President Trump has suffered a serious blow to his authority following a decision by a court of appeals against his controversial travel ban.
Late Thursday, the Ninth Circuit in San Francisco denied an emergency motion to lift an injunction against the ban, which restricted people from seven Muslim-majority countries from entering the country.
It noted that there was "no evidence that any alien from any of the countries named in the Order perpetrated a terrorist attack in the United States," and added that Trump's actions present "significant constitutional questions."
As a result, the ban will not be enforced at the country's borders – an enormous blow, given Trump's persistent efforts to enforce it.
The three-judge panel did not produce a dissenting opinion and argued that the government was unlikely to win its appeal against a federal judge who had struck the executive order down, and said there would not be any "irreparable injury" if the ban remained unenforced.
The 29-page judgment notes the "immediate and widespread" impact that the executive order had for the three days it was imposed, noting that "hundreds of travelers with such visas were prevented from boarding airplanes bound for the United States or denied entry on arrival, and some travelers were detained."
It is heavy on legal reasoning and jargon – given that it is a legal review of a request to overturn a legal judgment against an executive order – but the end result is stark: the executive has been told by the judiciary it does not have the only word when it comes to the country's borders.
The court rejected the Justice Department's arguments one by one:
- The states bringing the case against the government had legal standing.
- The president does not have "unreviewable authority" to restrict non-citizens' entry into the United States.
- The court order putting the ban on hold is legal.
It also has some harsh words for the White House and how it rolled out the ban, repeatedly changing its mind about its breadth. "The Government has offered no authority establishing that the White House counsel is empowered to issue an amended order superseding the Executive Order," it notes with respect to the argument over whether green card holders were included in the ban or not.
"In light of the Government's shifting interpretations of the Executive Order, we cannot say that the current interpretation by White House counsel, even if authoritative and binding, will persist past the immediate stage of these proceedings," the judges state.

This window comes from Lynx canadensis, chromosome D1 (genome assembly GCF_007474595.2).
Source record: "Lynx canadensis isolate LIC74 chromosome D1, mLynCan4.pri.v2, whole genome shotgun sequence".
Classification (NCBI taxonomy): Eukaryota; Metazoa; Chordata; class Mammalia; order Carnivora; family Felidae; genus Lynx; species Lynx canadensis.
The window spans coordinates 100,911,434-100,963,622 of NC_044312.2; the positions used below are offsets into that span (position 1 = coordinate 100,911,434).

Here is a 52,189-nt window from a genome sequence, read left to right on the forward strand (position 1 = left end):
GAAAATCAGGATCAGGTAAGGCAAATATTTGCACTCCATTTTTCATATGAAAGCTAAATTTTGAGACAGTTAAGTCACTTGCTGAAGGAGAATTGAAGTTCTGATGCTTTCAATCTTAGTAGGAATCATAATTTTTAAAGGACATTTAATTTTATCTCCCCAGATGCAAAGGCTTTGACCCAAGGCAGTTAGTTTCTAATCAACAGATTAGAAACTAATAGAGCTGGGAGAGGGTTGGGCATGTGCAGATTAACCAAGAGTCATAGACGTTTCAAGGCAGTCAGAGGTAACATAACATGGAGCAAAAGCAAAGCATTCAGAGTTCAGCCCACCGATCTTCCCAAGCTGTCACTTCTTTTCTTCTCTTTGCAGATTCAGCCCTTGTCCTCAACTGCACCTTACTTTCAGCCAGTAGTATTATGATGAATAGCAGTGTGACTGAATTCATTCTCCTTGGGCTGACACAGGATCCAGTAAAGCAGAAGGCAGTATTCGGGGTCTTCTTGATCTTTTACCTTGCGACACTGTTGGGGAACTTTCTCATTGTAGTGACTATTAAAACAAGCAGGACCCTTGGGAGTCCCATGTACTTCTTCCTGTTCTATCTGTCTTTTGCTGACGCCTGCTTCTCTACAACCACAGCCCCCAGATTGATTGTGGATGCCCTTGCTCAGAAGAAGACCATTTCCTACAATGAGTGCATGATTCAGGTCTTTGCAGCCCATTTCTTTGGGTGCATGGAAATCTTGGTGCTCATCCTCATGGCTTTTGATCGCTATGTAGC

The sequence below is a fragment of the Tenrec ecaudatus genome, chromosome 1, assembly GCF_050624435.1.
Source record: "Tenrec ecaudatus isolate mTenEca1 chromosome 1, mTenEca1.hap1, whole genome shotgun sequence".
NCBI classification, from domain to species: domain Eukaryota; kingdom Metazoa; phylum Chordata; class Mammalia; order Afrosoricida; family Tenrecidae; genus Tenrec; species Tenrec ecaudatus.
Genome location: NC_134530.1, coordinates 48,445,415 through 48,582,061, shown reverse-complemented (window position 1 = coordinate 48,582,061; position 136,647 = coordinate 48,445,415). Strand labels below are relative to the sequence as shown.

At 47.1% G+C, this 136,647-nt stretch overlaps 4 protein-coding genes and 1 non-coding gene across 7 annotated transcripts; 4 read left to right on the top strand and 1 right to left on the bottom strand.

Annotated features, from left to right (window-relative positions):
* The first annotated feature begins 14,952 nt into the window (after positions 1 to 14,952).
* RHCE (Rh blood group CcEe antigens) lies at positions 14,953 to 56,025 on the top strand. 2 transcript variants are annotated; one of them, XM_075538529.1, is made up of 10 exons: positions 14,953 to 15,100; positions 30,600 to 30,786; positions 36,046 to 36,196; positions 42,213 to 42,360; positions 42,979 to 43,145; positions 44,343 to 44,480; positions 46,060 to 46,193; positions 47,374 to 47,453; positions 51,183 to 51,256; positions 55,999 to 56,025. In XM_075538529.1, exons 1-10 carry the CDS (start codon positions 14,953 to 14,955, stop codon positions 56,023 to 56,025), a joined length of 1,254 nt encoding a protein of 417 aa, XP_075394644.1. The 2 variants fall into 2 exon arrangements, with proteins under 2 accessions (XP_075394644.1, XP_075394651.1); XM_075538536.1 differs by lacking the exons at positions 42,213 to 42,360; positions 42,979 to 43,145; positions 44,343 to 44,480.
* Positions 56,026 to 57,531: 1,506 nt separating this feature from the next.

When's a Muslim not a Muslim?
As to the White House's argument that the ban was not a "Muslim ban" – effectively on the grounds that the word "Muslim" was not used – the appeals court was unimpressed.
"The States' claims raise serious allegations and present significant constitutional questions," it said with respect to the claim that the order broke the law when it came to religious discrimination. "In light of the sensitive interests involved, the pace of the current emergency proceedings, and our conclusion that the Government has not met its burden of showing likelihood of success on appeal on its arguments with respect to the due process claim, we reserve consideration of these claims until the merits of this appeal have been fully briefed."
It also slapped down the reasoning for the travel ban – that citizens from the seven affected countries represented a security risk. "The Government has pointed to no evidence that any alien from any of the countries named in the Order perpetrated a terrorist attack in the United States."
It denied the motion and in doing so set in train an extraordinary fight between the judiciary and executive branches. The White House is almost certain to appeal the ruling up to the Supreme Court, which may then find itself in the position to decide exactly how far a president's authority extends.
If Trump has any sense, he will withdraw the executive order and go back to the various arms of government in order to redraft it. But, as the United States has noted repeatedly in the three weeks that it has lived under its new president, this is not a man capable of introspection or impulse control.
Inevitably, Trump took to Twitter to express his view. Less than 30 minutes after the news broke, he responded in all caps: "SEE YOU IN COURT, THE SECURITY OF OUR NATION IS AT STAKE!" ®